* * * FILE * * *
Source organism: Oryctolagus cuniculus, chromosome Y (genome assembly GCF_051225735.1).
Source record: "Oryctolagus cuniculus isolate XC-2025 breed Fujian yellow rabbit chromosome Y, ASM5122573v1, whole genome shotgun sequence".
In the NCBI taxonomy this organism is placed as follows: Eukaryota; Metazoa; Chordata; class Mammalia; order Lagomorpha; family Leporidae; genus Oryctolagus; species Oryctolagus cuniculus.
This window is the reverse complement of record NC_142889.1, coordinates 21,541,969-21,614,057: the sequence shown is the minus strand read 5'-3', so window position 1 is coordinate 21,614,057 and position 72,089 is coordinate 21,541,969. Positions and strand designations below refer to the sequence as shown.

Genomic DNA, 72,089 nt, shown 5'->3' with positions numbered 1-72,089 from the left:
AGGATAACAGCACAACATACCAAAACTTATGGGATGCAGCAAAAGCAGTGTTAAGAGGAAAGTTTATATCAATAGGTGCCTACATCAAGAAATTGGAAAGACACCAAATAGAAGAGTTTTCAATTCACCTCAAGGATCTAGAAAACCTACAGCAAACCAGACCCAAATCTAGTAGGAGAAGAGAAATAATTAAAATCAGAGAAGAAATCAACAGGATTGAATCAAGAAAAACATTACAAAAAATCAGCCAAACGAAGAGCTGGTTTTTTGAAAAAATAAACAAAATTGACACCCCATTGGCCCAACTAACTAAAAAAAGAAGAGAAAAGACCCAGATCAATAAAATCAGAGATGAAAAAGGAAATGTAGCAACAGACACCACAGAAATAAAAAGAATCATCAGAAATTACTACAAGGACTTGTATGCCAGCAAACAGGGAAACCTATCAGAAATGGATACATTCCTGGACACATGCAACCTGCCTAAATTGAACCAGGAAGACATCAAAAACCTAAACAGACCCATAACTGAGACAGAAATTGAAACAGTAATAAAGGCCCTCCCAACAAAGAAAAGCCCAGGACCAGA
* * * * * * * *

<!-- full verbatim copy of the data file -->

Source organism: Oryctolagus cuniculus, chromosome Y (genome assembly GCF_051225735.1).
Source record: "Oryctolagus cuniculus isolate XC-2025 breed Fujian yellow rabbit chromosome Y, ASM5122573v1, whole genome shotgun sequence".
In the NCBI taxonomy this organism is placed as follows: Eukaryota; Metazoa; Chordata; class Mammalia; order Lagomorpha; family Leporidae; genus Oryctolagus; species Oryctolagus cuniculus.
This window is the reverse complement of record NC_142889.1, coordinates 21,541,969-21,614,057: the sequence shown is the minus strand read 5'-3', so window position 1 is coordinate 21,614,057 and position 72,089 is coordinate 21,541,969. Positions and strand designations below refer to the sequence as shown.

Genomic DNA, 72,089 nt, shown 5'->3' with positions numbered 1-72,089 from the left:
AGGATAACAGCACAACATACCAAAACTTATGGGATGCAGCAAAAGCAGTGTTAAGAGGAAAGTTTATATCAATAGGTGCCTACATCAAGAAATTGGAAAGACACCAAATAGAAGAGTTTTCAATTCACCTCAAGGATCTAGAAAACCTACAGCAAACCAGACCCAAATCTAGTAGGAGAAGAGAAATAATTAAAATCAGAGAAGAAATCAACAGGATTGAATCAAGAAAAACATTACAAAAAATCAGCCAAACGAAGAGCTGGTTTTTTGAAAAAATAAACAAAATTGACACCCCATTGGCCCAACTAACTAAAAAAAGAAGAGAAAAGACCCAGATCAATAAAATCAGAGATGAAAAAGGAAATGTAGCAACAGACACCACAGAAATAAAAAGAATCATCAGAAATTACTACAAGGACTTGTATGCCAGCAAACAGGGAAACCTATCAGAAATGGATACATTCCTGGACACATGCAACCTGCCTAAATTGAACCAGGAAGACATCAAAAACCTAAACAGACCCATAACTGAGACAGAAATTGAAACAGTAATAAAGGCCCTCCCAACAAAGAAAAGCCCAGGACCAGA